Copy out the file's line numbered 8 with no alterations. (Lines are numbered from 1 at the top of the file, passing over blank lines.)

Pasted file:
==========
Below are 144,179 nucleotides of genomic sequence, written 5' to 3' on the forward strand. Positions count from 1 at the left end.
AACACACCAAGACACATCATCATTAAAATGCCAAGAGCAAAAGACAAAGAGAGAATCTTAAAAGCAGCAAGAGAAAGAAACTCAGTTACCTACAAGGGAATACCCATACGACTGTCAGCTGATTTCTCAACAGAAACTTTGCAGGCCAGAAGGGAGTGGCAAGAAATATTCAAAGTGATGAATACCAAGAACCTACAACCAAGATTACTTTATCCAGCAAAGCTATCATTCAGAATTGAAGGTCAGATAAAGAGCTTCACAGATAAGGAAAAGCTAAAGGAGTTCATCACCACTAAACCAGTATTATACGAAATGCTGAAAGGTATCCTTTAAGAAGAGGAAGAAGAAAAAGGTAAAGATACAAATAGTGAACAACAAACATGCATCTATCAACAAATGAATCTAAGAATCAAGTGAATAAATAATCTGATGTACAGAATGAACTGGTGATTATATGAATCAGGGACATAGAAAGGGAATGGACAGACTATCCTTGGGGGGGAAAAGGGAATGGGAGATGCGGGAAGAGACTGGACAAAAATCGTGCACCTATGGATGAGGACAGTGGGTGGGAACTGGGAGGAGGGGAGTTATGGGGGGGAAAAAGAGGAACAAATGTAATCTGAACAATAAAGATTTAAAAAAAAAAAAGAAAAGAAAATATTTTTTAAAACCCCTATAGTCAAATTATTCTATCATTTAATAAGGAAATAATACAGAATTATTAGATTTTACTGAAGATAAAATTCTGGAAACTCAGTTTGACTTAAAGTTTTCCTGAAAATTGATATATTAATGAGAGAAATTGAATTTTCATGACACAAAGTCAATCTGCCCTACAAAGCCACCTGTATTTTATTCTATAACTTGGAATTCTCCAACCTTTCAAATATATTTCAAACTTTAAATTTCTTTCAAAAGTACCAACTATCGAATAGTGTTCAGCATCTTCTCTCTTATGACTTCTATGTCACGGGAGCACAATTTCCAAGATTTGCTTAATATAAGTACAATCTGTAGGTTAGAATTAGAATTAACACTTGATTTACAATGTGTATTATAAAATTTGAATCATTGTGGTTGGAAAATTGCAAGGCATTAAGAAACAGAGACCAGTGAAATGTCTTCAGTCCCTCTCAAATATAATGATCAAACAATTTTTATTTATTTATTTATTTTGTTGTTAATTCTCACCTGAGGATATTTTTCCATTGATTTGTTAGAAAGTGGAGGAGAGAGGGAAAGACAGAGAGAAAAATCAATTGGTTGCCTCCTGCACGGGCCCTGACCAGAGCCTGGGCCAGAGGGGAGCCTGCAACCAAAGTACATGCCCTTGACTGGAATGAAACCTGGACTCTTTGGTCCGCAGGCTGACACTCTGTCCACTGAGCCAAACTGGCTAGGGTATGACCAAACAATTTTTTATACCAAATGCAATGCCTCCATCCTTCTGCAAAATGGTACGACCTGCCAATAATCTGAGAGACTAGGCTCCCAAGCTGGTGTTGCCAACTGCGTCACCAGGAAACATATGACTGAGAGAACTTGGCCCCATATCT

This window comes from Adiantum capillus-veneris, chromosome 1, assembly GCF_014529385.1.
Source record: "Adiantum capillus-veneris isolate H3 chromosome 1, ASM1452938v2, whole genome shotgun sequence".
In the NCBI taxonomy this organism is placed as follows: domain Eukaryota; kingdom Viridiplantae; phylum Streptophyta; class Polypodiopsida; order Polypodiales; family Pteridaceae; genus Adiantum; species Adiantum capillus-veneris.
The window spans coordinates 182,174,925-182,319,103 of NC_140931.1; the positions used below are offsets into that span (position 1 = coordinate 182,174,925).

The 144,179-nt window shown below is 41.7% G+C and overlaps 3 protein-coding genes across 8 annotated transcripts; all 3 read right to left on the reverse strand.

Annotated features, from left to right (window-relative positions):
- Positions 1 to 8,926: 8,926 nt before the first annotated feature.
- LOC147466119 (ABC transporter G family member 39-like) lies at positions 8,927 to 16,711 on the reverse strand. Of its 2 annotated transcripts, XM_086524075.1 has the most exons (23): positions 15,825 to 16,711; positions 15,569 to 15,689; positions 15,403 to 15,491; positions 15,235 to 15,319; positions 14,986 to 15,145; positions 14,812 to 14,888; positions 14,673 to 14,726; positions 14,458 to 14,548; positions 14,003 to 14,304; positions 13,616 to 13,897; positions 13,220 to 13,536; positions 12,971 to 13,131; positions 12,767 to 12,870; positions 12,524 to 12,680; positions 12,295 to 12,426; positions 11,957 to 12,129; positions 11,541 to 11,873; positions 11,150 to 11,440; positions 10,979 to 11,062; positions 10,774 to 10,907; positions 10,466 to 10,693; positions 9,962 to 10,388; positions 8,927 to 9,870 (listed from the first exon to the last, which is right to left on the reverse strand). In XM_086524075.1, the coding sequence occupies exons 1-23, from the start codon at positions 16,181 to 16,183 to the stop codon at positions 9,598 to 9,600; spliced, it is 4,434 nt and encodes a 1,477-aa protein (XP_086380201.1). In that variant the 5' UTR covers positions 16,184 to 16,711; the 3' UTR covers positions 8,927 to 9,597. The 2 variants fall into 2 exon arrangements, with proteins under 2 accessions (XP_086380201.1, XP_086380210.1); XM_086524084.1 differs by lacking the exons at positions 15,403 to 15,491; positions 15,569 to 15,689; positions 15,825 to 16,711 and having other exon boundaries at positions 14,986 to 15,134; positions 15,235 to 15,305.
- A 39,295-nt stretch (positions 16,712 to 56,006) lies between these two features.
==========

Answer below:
Annotated features, from left to right (window-relative positions):